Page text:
06/28/2013, 00.00
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In China, black apples growing on trees. Government torpedoes new anti-pollution law

The country seems condemned to live in a blanket of industrial fumes: Hebei province hub for coal production has black apples growing on trees. In Qinghai Tibetan monks may have to leave tehir monastery because "they cannot even open their eyes." And the government torpedoes new law for the protection of the environment.

Beijing (AsiaNews) - After giving wide coverage to the new anti-pollution laws, which even provided  the death penalty for those who illegally dump industrial toxic discharges into the environment, the Chinese government has taken a giant leap backwards. The text of the new bill, in fact, states that "only the All-China Environment Federation [state-owned group under the control of the party ed] may present valid complaints against agents polluters".

The clause has angered national environmental groups, who are asking the government to rethink "a law that effectively cancels all efforts to protect the environment." Even some government officials have expressed doubts: Bie Tao, from the Ministry of Environmental Protection, says that "giving one organization the power to file complaints does not respond to the ecological needs of the nation."

The rate of pollution in the country is now at alarming levels. Every year in winter, industrial smoke darkens the sky making extraordinary preventive measures necessary, even in large cities. In Beijing for a hundred days the population were forced to stay at home to avoid exposure to the toxic cloud, and chemical discharges infest water sources and consequently the whole food chain.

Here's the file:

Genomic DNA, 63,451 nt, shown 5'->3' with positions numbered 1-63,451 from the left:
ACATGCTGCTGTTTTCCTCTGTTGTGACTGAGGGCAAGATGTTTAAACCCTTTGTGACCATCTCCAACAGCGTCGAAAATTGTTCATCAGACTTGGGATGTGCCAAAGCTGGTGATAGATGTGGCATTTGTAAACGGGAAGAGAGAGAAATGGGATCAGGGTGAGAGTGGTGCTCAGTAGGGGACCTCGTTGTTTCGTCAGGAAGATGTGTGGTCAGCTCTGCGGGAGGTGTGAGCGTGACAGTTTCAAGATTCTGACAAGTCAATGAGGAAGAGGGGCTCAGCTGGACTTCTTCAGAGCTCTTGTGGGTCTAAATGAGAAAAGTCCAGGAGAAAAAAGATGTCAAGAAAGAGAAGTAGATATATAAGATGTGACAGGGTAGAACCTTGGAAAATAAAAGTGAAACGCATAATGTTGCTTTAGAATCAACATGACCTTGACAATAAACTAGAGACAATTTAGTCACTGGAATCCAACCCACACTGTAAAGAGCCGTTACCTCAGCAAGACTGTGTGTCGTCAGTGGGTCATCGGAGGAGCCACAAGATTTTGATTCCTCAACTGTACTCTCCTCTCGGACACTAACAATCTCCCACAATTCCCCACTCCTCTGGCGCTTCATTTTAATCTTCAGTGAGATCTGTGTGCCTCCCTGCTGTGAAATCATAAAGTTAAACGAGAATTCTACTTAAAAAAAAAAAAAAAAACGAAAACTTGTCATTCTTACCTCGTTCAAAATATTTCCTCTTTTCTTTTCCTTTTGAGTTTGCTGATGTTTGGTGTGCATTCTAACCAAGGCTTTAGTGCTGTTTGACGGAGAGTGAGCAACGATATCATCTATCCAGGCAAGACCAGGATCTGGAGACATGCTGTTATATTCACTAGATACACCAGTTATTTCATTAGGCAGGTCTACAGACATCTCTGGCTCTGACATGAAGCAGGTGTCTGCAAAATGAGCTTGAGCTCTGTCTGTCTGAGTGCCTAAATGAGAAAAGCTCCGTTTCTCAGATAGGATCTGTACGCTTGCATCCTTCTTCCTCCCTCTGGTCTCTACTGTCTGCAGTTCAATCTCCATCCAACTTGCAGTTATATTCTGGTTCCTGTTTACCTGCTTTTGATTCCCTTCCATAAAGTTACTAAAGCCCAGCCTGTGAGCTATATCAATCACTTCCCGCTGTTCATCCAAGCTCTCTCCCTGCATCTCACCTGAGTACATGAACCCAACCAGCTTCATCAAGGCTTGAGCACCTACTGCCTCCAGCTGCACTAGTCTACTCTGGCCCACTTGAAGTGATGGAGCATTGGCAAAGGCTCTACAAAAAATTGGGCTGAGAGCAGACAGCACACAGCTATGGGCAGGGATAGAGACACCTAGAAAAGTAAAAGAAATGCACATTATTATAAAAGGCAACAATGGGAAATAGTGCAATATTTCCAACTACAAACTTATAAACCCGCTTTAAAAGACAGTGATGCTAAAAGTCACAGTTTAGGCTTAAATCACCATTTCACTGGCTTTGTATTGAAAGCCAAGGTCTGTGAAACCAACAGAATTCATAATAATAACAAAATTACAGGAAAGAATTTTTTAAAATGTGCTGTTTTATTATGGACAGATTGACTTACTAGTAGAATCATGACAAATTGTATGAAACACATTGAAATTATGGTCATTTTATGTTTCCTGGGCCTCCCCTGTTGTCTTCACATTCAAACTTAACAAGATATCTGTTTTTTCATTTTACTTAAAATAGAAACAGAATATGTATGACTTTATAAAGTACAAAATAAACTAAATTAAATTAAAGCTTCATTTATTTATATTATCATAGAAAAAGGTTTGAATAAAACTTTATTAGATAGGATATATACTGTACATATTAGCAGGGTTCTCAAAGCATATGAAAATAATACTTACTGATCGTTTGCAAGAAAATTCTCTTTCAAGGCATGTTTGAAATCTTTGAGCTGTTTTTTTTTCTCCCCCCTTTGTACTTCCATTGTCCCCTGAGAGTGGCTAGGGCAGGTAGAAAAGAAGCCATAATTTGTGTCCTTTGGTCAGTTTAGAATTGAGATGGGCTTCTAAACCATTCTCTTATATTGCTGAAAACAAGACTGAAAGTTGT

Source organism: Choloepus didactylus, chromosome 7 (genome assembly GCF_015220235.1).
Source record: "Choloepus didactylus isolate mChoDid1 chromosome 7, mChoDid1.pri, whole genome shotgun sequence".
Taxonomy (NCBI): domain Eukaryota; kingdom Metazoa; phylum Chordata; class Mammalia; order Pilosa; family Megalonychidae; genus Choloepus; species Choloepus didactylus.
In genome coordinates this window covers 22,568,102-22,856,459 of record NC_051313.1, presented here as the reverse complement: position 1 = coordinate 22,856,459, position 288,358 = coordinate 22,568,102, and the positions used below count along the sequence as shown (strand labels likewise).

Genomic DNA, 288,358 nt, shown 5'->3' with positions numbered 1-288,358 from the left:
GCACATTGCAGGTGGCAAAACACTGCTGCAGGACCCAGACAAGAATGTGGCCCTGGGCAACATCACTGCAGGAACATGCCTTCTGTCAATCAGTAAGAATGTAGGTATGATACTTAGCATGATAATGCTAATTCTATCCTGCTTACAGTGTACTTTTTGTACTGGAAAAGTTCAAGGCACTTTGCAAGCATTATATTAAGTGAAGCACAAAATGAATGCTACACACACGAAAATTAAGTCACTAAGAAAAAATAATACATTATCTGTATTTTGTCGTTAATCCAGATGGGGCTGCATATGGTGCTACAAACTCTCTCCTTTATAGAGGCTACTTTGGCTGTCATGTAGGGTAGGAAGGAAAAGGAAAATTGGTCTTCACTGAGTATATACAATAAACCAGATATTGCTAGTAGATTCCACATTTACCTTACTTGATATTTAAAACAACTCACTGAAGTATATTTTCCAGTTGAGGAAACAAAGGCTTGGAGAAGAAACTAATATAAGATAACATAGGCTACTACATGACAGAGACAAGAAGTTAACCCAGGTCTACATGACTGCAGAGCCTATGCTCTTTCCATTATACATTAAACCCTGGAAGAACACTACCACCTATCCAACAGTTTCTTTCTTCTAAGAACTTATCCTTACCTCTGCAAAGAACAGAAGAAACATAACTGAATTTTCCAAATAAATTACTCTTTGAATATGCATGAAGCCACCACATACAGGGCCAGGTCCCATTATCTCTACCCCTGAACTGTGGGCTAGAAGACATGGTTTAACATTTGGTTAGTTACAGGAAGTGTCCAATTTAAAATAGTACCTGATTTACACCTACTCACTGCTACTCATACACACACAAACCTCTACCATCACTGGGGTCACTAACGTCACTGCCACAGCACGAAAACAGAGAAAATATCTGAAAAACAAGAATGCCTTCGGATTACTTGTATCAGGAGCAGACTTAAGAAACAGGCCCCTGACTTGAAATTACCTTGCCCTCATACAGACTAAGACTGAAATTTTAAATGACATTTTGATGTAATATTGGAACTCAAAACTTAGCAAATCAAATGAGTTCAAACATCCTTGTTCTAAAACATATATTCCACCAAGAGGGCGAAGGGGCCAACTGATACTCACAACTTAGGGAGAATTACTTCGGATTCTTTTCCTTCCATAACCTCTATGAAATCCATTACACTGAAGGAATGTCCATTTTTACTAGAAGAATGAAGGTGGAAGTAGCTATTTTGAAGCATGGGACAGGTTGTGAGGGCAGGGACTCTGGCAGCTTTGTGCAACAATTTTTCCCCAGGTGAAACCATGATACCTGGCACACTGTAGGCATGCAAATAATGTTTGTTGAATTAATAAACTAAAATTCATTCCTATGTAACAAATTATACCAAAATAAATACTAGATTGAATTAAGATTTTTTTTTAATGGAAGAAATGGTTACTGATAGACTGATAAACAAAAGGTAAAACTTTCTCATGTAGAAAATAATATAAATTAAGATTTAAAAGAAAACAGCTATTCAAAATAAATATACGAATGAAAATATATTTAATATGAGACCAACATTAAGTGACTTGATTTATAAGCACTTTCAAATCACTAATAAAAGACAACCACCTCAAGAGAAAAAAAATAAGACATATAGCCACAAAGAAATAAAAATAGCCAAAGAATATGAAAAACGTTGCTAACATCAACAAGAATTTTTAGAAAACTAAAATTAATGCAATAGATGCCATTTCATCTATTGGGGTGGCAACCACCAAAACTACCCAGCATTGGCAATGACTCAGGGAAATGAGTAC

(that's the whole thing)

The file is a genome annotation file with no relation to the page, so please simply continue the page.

In Zhangjiakou - known as "coal town" in the northern Hebei province - black apples have appeared on trees. The province is notorious for the presence of 7 of the 10 most polluted cities in the country: however the coal trade makes 17.2 billion Yuan every year, and this is enough to keep things as they are. A resident of Zhangjiakou says: "Presenting a complaint to the environmental authorities is equal to not submitting anything to anyone. They just don't care what happens."

Pollution has forced even a Tibetan abbot, lama Kumbumtenli, to seriously consider closing his monastery. The monk leads the Kumbum (the birthplace of the great Buddhist master Tsongkhapa and popular tourist destination), which is located near Huangzhong (Qinghai Province): Despite its being high above sea level, smog has made living in the area impossible.

The same monaco took some pictures (see photo), which were posted on Weibo, the popular Chinese micro-blogging site, and commented: " The air smells foul now in the morning when I wake up. I've got a headache, and feel like vomiting," he said. "I couldn't open my eyes or eat".  His monks feel the same way so much so he is considering leaving the monastery after 15 years.

A few kilometers from the place of worship there are several industries which, according to local residents, illegally pump toxic fumes into the air in the evening. In 2006, hundreds of children in the area were subjected to a blood test that detected lead levels up to 5 times higher than average. In 2010, an anonymous resident wrote to the provincial governor to denounce the pumping of sulfur dioxide ito  the air, but received no response.


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